|Church | School | Early Childhood|
The last few weeks of July have been a rollercoaster as we move into August. Thursday of Vacation Bible School was met with massive storms that left Staunton with power outages, trees down, and all manner of havoc. The same storm moved through Livingston and did even more damage. The next week, the last full week of July it was hot. Crazy hot. Over 100 degrees hot. While we look forward to certain aspects of Summer, some parts of it are just plain challenging.
Isaiah 4:6 tells us:
And there will be a tabernacle for shade in the daytime from the heat, for a place of refuge, and for a shelter from storm and rain. (NKJV)
In the closing days of July, all we could want was shelter and shade. Shelter from the storm, and shade from the sweltering heat. Two times in my life, I recall the damage of heat, and in both cases, it was absolutely miserable. Multiple times in my life, I recall the damage from storms. The really hard part about both of these things is that when they bear down on you, there doesn't seem to be any hiding. There's nowhere to go, but when that safe spot is found, it is blissful. It's cool, and safe.
Life tends to be this way. We work so hard for things that pass away. We burn ourselves up in the heat of the day to day and lose track of what is important. We rush hither and thither after things that seem like they will make us happy, only to realize that in their space there is no shade, there is no rest. There is only a greater, deeper desire to have more. That greater, deeper desire results in us frequently breaking the 9th and 10th commandments as we pursue after those tangible things. All we have as a consequence is burnt out relationships, burnt out jobs, and burnt-out lives.
Then we contemplate the storms. Marriages begin to fail because people change, and instead of being flexible and growing together, we allow the storm to overtake us. Finances become ragged and destroyed as we live in a world torn apart more and more by the consequences of sin. Like Peter stepping out of the boat, we look at the wind and the waves, and we are driven to despair, and fear becomes our state of being. It's truly a challenge.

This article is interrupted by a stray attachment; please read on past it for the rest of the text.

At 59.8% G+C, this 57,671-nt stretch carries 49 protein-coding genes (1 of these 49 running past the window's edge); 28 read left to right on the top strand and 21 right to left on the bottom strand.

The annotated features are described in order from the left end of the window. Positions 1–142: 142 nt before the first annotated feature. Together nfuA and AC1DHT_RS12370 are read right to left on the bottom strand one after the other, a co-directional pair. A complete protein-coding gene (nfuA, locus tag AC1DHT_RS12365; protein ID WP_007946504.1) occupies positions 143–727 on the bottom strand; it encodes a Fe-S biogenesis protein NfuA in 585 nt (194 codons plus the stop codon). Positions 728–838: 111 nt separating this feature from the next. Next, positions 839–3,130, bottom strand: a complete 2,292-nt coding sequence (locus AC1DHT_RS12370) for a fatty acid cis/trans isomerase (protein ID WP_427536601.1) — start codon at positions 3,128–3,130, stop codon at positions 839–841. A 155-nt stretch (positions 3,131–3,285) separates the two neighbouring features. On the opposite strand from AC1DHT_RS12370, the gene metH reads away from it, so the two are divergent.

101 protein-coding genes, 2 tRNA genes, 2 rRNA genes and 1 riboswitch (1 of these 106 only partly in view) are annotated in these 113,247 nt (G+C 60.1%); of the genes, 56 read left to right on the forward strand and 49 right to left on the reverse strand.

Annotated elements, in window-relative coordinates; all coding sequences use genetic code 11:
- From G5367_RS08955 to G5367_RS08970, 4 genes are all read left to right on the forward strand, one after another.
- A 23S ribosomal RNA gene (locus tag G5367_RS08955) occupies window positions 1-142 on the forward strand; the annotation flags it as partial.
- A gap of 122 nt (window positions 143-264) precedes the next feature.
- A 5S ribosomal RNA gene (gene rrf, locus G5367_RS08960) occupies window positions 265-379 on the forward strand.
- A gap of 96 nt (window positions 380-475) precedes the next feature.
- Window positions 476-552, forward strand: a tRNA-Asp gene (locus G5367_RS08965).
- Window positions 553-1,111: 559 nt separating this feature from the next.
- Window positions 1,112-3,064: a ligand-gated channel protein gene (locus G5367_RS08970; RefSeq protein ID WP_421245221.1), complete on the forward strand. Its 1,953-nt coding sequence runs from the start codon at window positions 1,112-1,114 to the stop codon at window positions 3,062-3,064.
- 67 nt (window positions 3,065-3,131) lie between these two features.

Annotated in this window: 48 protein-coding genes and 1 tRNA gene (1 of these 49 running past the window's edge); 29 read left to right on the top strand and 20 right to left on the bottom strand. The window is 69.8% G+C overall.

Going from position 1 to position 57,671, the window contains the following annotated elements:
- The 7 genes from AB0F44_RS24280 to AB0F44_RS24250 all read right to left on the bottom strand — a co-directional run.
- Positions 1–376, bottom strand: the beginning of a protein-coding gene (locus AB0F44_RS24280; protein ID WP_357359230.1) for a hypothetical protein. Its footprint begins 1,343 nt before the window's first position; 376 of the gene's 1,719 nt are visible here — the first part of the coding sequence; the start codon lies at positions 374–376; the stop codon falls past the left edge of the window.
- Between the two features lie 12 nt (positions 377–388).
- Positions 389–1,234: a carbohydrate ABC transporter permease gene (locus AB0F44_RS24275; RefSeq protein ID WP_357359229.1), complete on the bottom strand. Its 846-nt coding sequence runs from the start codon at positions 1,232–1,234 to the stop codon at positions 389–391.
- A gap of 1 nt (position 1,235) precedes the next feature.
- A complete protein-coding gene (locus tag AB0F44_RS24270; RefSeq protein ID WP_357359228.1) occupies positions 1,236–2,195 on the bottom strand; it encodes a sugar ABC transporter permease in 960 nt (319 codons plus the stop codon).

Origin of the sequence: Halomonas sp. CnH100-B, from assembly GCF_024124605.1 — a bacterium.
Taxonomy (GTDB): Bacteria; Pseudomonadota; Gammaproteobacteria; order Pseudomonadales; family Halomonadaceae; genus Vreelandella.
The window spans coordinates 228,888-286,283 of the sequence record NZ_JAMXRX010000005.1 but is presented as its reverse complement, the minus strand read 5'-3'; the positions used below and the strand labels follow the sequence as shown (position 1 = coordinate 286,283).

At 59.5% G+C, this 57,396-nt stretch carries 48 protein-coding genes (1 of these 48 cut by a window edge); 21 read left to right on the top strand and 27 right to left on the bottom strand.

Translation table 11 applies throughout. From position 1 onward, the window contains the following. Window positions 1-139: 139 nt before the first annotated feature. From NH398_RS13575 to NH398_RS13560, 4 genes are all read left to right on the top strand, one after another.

Then there's Isaiah. Come to the tabernacle. Come to the tabernacle and get out of the noon day heat. Come to the tabernacle and find shelter from the storm. This is the call of God to us. When the heat of our lives begins to burn, come to Him. When the challenges and difficulties that we face begin to overwhelm, come to Him. He calls us all to His home, His holy abode, His tabernacle as Jesus has saved us from all these challenges. Jesus has overcome the daily grind. Jesus has authority over the storms of life. Come to Him, and there find rest.
The tabernacle of God in the Old Testament was found in a couple places. First it was found in the various altars through Genesis. In Exodus, it was found in the tabernacle of Moses, and later the tabernacle of David, as he restored the old one. Solomon built the Temple, and there God enshrined Himself among His people. Then Jesus came. God Himself tabernacled among us, in our flesh, living our lives. Jesus did it all. He walked in the heat of life for us. He lived through our storms. God Himself tabernacled Himself in our flesh, and we breathe a sigh of relief as we see Jesus. Brothers and sisters, when things become too difficult to handle, remember our theology on communion. Jesus Himself is present in, with, and under the bread and wine. He Himself is there, tabernacled and waiting for you.